Faces of UMSI: Madel Leal
Madel Leal is a self-described social justice engineer working at home and abroad to support the human center of the information field.
As a self-described social justice engineer, second-year MSI student Madel Leal’s work at home and abroad supports the human center of the information field.
“I come from a social work background,” said Madel. “I think a lot of what drives my work, my passions, has to do with people — of all ages, but recently with older adults more than anything.” A child of the tech boom, Madel works to maintain traditions of social connection in physical spaces. “I’m a people person. I’m very drawn to connecting to folks … I don’t want to lose that physical social connection now that you can connect with people across the world online. That’s really cool … but I feel like a lot of older generations still treasure conversation and hold onto that. I’m always drawn to organizations and work with people from older generations.”
Madel grew her people-first approach getting her bachelor's degree in sociology at the University of California, Los Angeles. Her first exposure to tech, she said, came with her post-grad work with UCLA’s Graduate School of Education and Information Studies (GSEIS). For a project called MOBILIZE, Madel programmed nearly 100 Android phones given to underserved students in LA learning about computer science. “That was my very premature exposure to tech,” she said. “I thought it was fascinating, really cool.”
After a three-year stint working in LA’s nonprofit realm, Madel decided to go back to school for a master’s degree in social work. “I want to come from a learning place. I want to come from a social justice lens … I already loved sociology. It just made sense that I specialize more on this human piece, this people perspective.”
As a native Californian, Madel chose to brave Michigan’s colder climes and enroll in U-M’s renowned School of Social Work. “I actually discovered the School of Information when I was working at the School of Social Work’s Office of Global Activities,” she said. A coworker working toward a dual master’s in education and information sparked Madel’s interest in bringing tech resources to communities. Attending a talk for prospective UMSI students sealed the deal, she said. “The program was really focused on keeping the human center … Once I heard that, I was like, there’s no question about whether or not this makes sense to me, whether or not this program would provide growth and a new level of understanding.”
After finishing her MSW requirements with fieldwork in Peru during the summer of 2017, Madel began the MSI program the following fall semester. Seeking hands-on research experience from the get-go, Madel joined Dr. Casey Pierce’s project examining how older adults interact with telehealth services. As a research assistant, she was inspired by the potential for innovation in areas of the information field that are still developing.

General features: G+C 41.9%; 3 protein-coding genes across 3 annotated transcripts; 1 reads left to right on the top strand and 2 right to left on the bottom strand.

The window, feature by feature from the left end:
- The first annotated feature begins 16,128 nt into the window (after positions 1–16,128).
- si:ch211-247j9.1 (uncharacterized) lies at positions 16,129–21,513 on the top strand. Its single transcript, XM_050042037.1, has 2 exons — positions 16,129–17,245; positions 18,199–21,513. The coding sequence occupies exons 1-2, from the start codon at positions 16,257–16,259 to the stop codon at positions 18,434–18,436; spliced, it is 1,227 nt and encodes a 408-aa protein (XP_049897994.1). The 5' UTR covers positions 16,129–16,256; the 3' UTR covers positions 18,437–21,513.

One of the highlights of her MSI career, said Madel, was her fieldwork in Cape Town, South Africa with U-M’s Global Information Engagement Program (GIEP) in the summer of 2018. With a small interdisciplinary team, Madel worked onsite with community partners to create a virtual map memorializing District Six, an area of Cape Town wiped out during Apartheid. “Apartheid didn’t happen that long ago,” she said. “There are community members that are still trying to preserve their childhood and their memories … There’s proof that they actually lived here.”
Advancing her global experience, Madel traveled to Ecuador the following summer with community development organization Nido de Vida. “I was looking at how we can use information as a tool for community engagement, bringing together this community in rural Ecuador where there’s no technology, barely any signal,” she said. Through interviews, her team put together a video documenting the area’s history and culture. “It was participatory … they told their stories in a way that could be shared more broadly, with students, the broader Ecuador, municipalities and local governments.”
Though her global work has been extensive, Madel has made strides for communities at home as well. As an information mentor, she serves as prospective UMSI students’ tangible contact. She said that her favorite part of the role is connecting with students through natural conversation. “If I’m able to have that genuine connection with a person who decides to come, that’s meaningful.”
Following her graduation in December 2019, Madel hopes to embark on a career as a social justice engineer with an organization working toward positive social impact. “As engineers, you’re building, you’re looking at something and thinking about how to make it better, implement better designs. And at the core of social work, we’re focused on social justice.
“At this intersection where humans and tech meet, it’s still about the human. It’s still about the user. This is a person, this is a community. This is how they’re being affected or how they can improve. They are the ones who should be driving this new information age.”